Rishi Sunak refuses to end non-dom tax status claiming it would cost too much

Rishi Sunak has refused to end Britain’s controversial non-dom tax status – claiming it would cost too much money to change the rules.

Labour leader Sir Keir Starmer challenged the prime minister on the issue at PMQs – saying it could raise billions of pounds for the NHS.

“Scrapping the non-dom status would allow us to train 15,000 doctors every year,” said Sir Keir – calling for an end to “tax breaks for the super-rich”.

The Independent revealed back in April that Mr Sunak’s wife Akshata Murty enjoyed the non-dom status – later given up – which allows the wealthy to avoid UK taxes on overseas income.

Responding to Sir Keir, Mr Sunak said: “The problem with his idea is that it would end up costing Britain money,” pointing to Labour’s previous opposition to ending non-dom status in case it turned investors away.

The PM added: “Labour had 13 years to address this issue and did nothing”, accusing Sir Keir of “peddling fairy tales and gesture politics”.

Sir Keir responded: “He talks about the money, every year that’s £3.6bn thrown away because he won’t make them pay their taxes here – how many extra doctors could Britain afford with that money?”

Chancellor Jeremy Hunt revealed later on Wednesday that he has asked the Treasury to look into how much could be raised by closing the non-dom tax loophole, when asked about Labour’s claim it could raise more than £3bn per year.

Grilled by the Treasury select committee, Mr Hunt said he did not get Treasury estimates on ending the non-dom status – before arguing that he would rather non-dom beneficiaries “stayed here and spent their money here” rather than moving abroad.

Saying they paid around £8bn in tax a year, the chancellor added: “I want to make sure that wealthy foreigners pay as much tax in this country as possible.”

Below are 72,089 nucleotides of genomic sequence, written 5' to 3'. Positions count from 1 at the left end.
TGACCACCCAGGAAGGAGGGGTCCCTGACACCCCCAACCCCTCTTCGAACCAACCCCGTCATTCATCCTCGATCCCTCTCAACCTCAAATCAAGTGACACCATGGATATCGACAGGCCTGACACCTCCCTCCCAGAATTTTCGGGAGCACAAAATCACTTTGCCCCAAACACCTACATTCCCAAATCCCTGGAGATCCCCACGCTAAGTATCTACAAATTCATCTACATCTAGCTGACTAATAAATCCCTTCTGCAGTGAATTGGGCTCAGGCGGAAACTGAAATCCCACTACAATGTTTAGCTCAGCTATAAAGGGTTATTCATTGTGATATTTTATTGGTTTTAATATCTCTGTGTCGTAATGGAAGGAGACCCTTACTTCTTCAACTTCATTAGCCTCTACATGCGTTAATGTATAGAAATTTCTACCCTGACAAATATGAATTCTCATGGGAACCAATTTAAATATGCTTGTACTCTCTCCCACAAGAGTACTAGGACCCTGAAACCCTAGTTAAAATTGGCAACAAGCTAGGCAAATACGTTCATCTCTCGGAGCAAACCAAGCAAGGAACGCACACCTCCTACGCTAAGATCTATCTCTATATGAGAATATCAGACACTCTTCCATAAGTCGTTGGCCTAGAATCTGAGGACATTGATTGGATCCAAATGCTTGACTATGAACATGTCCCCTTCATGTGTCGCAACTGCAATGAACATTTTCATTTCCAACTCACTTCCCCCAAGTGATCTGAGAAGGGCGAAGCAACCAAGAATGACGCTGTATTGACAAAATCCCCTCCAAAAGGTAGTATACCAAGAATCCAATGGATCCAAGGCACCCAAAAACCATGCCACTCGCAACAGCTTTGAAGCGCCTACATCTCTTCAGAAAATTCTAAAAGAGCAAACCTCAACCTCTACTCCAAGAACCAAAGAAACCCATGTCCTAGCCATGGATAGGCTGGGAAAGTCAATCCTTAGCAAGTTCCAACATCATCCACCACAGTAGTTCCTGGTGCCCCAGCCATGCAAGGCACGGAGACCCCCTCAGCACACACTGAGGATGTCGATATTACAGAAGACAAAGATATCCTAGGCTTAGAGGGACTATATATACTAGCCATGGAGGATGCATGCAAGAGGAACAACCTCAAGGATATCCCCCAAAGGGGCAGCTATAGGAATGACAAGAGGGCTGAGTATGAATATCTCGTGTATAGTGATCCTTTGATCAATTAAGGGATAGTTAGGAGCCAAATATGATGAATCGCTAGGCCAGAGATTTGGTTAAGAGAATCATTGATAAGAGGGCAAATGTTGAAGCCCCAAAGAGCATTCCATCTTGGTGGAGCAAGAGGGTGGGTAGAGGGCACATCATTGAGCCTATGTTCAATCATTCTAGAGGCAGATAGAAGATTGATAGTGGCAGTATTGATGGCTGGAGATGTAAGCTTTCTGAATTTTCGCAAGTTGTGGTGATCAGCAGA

Mr Starmer used PMQs to press the PM on the economy. He asked why the UK faces the lowest growth of any OECD nation in the next two years – blaming the Tories for Britain being “first into a recession and the last out”.

The Labour leader also said some oil and gas firms still “haven’t paid a penny in windfall tax” due to loopholes in the levy.

Sir Keir added: “Too weak to take on his party, too weak to take on vested interests, 12 long years of Tory government, five prime ministers, seven chancellors. Why do they always clobber working people?”

Vowing to deliver growth Mr Sunak said: “If the Labour party is serious about actually supporting growth, maybe they should get on the phone with their union paymasters and tell them to call off the [rail] strikes.”

Mr Sunak also claimed he had made a positive difference to the UK economy in just four weeks, following his predecessor Liz Truss’s short-lived premiership.

“In four weeks, I have strengthened the economy, we have put more money into the NHS and schools, we have delivered a deal to tackle illegal migration,” he told the Commons.

The OECD’s latest forecasts suggests Britain will rank bottom of the growth league table for major economies for the next two years in succession.

The international body also warned that UK was vulnerable to blackouts over the coming months, warning: “A particularly cold winter could risk supply disruptions, exposing the economy to rolling power cuts.”

While Mr Sunak pointed to the fact the UK had the fastest growth in the G7 this year, Sir Keir highlighted that Britain would be at the “bottom” of the growth league for the next two years.